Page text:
Unalaska got a visit from a former senator on Wednesday.
Former U.S. Senator Mark Begich came to town to do some public relations work for Grant Aviation.
Begich now runs a five-person P.R. and consulting firm called Northern Compass Group.
The airline hosted what it called a town hall meeting on how to improve its service in the Aleutians.
“You cannot determine the long-term plan of Grant Aviation without knowing what the communities need and want and then prioritizing what’s real and possible,” Begich said.
Begich and Grant Aviation president Bob Lowrance are traveling to all the communities Grant flies to, including eight hubs like Dutch Harbor and more than 50 villages.
“We’re going everywhere,” Begich said.
A possible side benefit of the tour for Begich is face time with lots of Alaskan voters.
In an interview with Politico in May, Begich said he absolutely misses his old job as senator, and he wouldn’t rule out the possibility of a run against Senator Lisa Murkowski next year.
Begich told Politico, “you never say never in politics.”
Lowrance hired Begich’s firm to help Grant Aviation win back customers after a prolonged period of poor performance. Lowrance has called it a “two-year downward run.”
Grant Aviation took over rural Alaskan routes from PenAir in 2012. Lowrance said Grant didn’t have enough planes to handle the load. The result was canceled flights, canceled service, even lawsuits from airports over unpaid bills.
“PenAir was losing money, doing what we’re doing, and I don’t think anybody had sat down and thought how should it work.”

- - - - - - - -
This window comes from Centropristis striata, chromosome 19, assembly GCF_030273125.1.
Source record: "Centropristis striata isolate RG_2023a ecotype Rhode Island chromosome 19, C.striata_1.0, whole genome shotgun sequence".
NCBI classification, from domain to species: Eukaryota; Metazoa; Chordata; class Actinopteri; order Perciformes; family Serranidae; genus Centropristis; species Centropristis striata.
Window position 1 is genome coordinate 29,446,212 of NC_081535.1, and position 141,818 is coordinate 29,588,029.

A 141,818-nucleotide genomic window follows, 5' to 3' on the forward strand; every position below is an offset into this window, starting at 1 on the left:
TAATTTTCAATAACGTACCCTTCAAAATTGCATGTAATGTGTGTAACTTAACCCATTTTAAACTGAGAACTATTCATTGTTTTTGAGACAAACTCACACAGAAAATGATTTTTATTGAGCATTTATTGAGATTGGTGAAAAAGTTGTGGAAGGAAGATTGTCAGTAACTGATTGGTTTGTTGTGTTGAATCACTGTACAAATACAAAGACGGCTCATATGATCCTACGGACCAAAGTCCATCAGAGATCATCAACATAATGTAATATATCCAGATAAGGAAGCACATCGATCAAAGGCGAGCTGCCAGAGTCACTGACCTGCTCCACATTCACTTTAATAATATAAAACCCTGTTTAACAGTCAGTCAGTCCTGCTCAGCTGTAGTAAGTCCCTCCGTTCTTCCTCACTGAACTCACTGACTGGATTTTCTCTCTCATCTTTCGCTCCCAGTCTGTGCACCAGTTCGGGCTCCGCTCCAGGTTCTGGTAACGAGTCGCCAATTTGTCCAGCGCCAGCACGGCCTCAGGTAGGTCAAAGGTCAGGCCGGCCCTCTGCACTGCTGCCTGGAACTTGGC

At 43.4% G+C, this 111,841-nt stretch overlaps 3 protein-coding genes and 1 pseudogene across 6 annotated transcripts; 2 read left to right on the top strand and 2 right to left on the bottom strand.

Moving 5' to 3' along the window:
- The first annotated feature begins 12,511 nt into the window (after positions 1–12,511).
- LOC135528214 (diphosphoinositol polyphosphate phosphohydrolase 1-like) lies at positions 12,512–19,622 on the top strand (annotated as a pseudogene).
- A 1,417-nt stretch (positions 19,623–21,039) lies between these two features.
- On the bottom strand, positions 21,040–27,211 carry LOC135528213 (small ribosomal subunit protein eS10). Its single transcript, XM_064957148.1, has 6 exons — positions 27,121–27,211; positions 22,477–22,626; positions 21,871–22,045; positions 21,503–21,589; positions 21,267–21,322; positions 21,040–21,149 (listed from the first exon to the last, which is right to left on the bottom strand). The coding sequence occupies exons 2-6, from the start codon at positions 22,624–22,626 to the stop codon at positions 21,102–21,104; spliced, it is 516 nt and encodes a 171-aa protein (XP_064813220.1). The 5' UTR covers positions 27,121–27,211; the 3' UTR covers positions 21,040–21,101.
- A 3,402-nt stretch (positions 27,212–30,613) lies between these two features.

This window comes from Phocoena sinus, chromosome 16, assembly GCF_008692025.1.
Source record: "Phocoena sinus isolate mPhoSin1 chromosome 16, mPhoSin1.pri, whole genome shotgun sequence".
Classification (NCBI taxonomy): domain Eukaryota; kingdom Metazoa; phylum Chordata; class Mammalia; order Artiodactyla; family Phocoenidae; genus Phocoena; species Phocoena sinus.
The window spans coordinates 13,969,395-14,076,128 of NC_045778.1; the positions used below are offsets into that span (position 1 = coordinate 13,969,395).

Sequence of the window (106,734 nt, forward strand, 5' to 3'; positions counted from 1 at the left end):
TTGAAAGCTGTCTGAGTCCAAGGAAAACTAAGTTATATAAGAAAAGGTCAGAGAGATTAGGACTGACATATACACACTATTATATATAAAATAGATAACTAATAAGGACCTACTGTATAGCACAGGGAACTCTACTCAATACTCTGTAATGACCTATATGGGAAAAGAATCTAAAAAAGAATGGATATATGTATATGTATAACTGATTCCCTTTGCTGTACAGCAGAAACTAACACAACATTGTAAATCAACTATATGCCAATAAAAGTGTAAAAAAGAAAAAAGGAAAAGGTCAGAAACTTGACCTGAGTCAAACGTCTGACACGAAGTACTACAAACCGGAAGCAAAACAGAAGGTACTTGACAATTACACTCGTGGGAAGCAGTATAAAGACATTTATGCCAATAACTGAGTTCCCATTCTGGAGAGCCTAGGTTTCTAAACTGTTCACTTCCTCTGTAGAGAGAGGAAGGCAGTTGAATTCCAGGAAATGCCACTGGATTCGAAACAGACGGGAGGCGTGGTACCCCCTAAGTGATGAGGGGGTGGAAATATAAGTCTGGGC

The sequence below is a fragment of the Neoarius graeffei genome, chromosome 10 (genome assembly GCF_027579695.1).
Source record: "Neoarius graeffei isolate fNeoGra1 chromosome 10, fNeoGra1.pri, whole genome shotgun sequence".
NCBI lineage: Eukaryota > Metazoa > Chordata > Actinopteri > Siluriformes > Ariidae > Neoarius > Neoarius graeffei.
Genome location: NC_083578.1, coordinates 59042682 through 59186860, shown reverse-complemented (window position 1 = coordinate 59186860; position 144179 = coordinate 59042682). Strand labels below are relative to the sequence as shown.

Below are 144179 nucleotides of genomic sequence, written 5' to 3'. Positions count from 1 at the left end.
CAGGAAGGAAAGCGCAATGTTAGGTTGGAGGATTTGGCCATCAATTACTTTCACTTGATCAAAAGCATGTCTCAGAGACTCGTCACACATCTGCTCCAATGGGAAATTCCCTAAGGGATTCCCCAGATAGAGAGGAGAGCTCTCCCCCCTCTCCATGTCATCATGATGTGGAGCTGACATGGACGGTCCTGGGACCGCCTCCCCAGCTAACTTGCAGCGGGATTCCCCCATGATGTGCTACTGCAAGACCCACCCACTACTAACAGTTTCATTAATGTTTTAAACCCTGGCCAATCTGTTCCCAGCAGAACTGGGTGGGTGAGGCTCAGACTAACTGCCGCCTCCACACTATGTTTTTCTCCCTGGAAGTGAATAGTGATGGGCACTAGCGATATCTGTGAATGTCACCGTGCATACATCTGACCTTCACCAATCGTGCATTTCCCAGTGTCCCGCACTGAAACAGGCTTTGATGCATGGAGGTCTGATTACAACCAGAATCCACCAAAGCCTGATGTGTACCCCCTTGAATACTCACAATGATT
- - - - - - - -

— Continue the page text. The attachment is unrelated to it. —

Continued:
Lowrance said Grant’s safety hasn’t suffered, but many other aspects of the business have.
“Grant has always been safe. We have probably the best safety record in the state of Alaska for a carrier like ourselves. In terms of reliability, we haven’t done as good a job. We’ve had many flights canceled, many flights delayed.”
Bad weather will always delay some flights in rural Alaska. But Lowrance, president of Grant Aviation for a year and half, promised Unalaskans gathered at the Burma Road Chapel that a company overhaul will bring better service.
Grant has been investing in new planes and new software and hiring new people.
An April 2015 report from the U.S. Department of Transportationshows Grant Aviation holding contracts for $2.3 million in annual subsidies for flights out of Dutch Harbor and Dillingham under the federal Essential Air Service program. The program subsidizes airlines that fly to 163 rural communities nationwide that otherwise might not have any scheduled air service. Grant receives other subsidies from the U.S. Postal Service.
Despite the subsidies, Lowrance said Grant is not making any money, and he said passengers can’t afford any fare increases.
Lowrance said Grant plans to operate more efficiently, allowing fares to come down.
At least one idea from Unalaska residents at the meeting garnered a promise of change.
Ron Kell asked for a passenger bill of rights when the company doesn’t perform as promised in its new overhaul procedures.
“Are you going to post a customer bill of rights, like some of the other places have, so that if your station manager forgets to open the book, the customer can see it?” Kell asked.
“I haven’t thought of it that way. That’s a great idea,” Lowrance replied. “We will put that on the list and we will do that.”
But anyone hoping for cheaper service from Dutch Harbor to Anchorage shouldn’t hold their breath. Lowrance said the planes Grant Aviation operates just can’t compete on such long-haul trips.